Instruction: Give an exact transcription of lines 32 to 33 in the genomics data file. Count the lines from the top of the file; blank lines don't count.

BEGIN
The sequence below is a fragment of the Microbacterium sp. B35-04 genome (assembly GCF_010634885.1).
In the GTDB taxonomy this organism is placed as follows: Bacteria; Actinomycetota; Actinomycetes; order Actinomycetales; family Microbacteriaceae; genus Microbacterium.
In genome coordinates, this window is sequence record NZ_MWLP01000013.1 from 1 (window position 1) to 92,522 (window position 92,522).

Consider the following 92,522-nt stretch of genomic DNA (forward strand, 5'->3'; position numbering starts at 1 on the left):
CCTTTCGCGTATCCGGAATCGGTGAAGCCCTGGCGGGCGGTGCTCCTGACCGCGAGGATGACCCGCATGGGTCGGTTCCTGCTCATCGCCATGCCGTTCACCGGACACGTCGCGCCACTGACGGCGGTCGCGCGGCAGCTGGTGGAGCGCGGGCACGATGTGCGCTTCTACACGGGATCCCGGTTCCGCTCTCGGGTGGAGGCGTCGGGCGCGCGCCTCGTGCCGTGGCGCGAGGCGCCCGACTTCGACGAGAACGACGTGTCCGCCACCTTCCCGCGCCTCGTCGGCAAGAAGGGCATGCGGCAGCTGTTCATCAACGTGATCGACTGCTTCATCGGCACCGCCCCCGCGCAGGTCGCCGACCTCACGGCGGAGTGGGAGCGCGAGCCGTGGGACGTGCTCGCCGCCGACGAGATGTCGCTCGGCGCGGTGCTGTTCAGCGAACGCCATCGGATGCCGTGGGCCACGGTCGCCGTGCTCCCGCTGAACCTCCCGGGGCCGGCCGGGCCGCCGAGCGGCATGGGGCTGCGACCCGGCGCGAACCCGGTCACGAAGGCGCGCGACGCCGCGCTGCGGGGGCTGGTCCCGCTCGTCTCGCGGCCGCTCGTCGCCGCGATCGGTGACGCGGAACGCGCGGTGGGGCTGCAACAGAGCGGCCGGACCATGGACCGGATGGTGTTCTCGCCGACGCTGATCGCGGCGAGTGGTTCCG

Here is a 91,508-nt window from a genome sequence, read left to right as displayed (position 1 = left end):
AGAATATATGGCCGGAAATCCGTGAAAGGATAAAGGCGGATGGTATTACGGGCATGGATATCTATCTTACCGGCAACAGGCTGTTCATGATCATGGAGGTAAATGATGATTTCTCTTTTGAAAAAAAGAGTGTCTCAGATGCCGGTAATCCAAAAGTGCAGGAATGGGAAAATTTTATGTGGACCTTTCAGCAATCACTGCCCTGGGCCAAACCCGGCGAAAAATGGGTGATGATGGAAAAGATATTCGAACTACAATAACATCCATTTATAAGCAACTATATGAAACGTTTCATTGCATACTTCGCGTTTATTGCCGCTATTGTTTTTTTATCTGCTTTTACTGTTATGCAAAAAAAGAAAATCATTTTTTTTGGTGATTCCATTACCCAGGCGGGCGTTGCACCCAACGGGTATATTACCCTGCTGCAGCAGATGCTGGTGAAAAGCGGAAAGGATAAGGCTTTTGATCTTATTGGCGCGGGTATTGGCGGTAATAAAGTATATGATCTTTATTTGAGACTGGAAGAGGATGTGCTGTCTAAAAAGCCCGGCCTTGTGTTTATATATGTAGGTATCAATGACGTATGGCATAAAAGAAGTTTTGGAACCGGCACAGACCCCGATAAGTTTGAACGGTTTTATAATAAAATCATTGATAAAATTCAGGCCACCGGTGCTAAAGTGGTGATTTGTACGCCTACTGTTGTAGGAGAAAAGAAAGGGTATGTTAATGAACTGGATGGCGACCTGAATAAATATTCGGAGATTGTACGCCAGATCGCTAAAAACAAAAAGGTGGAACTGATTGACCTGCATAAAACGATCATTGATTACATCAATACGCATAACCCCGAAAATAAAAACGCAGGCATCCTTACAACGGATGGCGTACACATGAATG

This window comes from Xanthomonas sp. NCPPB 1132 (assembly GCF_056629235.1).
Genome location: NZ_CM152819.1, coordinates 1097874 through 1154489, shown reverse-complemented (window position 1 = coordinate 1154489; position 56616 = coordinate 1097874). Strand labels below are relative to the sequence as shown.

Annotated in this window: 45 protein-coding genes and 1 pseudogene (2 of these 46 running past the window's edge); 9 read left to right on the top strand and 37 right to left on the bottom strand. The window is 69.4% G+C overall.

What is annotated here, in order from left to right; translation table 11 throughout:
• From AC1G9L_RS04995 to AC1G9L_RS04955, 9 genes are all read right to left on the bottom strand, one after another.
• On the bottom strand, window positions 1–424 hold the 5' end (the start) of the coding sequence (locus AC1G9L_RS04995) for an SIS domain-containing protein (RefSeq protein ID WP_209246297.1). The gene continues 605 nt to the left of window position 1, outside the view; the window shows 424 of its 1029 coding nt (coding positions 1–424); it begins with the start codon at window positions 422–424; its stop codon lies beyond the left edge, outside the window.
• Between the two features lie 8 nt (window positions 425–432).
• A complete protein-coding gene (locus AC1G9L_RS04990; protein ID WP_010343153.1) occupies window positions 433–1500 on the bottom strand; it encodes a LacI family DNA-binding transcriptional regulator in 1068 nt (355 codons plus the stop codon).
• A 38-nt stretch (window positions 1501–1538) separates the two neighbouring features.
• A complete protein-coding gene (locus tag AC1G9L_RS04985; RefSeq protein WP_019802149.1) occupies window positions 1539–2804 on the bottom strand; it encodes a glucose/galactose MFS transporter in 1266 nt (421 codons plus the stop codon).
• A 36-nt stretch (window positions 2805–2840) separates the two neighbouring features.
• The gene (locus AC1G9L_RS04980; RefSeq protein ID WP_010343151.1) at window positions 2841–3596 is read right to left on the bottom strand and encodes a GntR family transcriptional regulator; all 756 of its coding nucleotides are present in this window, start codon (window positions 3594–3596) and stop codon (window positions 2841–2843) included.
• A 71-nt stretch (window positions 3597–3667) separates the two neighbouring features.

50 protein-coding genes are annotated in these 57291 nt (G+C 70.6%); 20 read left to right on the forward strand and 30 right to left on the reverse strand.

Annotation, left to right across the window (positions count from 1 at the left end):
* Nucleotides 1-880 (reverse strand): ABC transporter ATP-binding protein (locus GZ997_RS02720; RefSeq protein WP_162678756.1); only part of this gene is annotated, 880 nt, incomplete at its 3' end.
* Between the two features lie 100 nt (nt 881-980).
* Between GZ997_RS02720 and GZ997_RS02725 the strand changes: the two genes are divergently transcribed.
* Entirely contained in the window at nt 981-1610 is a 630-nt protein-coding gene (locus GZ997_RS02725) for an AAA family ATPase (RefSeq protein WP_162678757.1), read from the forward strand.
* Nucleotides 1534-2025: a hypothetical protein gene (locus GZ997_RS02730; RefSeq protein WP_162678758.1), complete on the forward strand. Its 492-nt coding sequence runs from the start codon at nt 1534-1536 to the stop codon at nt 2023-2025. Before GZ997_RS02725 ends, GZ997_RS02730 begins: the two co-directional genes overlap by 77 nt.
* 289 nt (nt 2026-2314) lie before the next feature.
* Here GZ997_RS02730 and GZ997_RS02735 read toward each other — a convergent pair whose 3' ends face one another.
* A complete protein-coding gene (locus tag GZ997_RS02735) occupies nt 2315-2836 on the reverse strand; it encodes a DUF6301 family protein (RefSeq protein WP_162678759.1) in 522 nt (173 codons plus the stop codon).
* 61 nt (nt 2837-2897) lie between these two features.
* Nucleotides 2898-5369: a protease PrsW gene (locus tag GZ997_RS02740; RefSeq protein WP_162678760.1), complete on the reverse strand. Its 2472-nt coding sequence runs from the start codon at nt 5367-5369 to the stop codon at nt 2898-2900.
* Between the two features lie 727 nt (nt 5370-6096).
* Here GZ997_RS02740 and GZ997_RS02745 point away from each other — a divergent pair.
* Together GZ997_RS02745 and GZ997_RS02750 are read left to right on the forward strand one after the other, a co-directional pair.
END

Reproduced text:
* Nucleotides 2898-5369: a protease PrsW gene (locus tag GZ997_RS02740; RefSeq protein WP_162678760.1), complete on the reverse strand. Its 2472-nt coding sequence runs from the start codon at nt 5367-5369 to the stop codon at nt 2898-2900.
* Between the two features lie 727 nt (nt 5370-6096).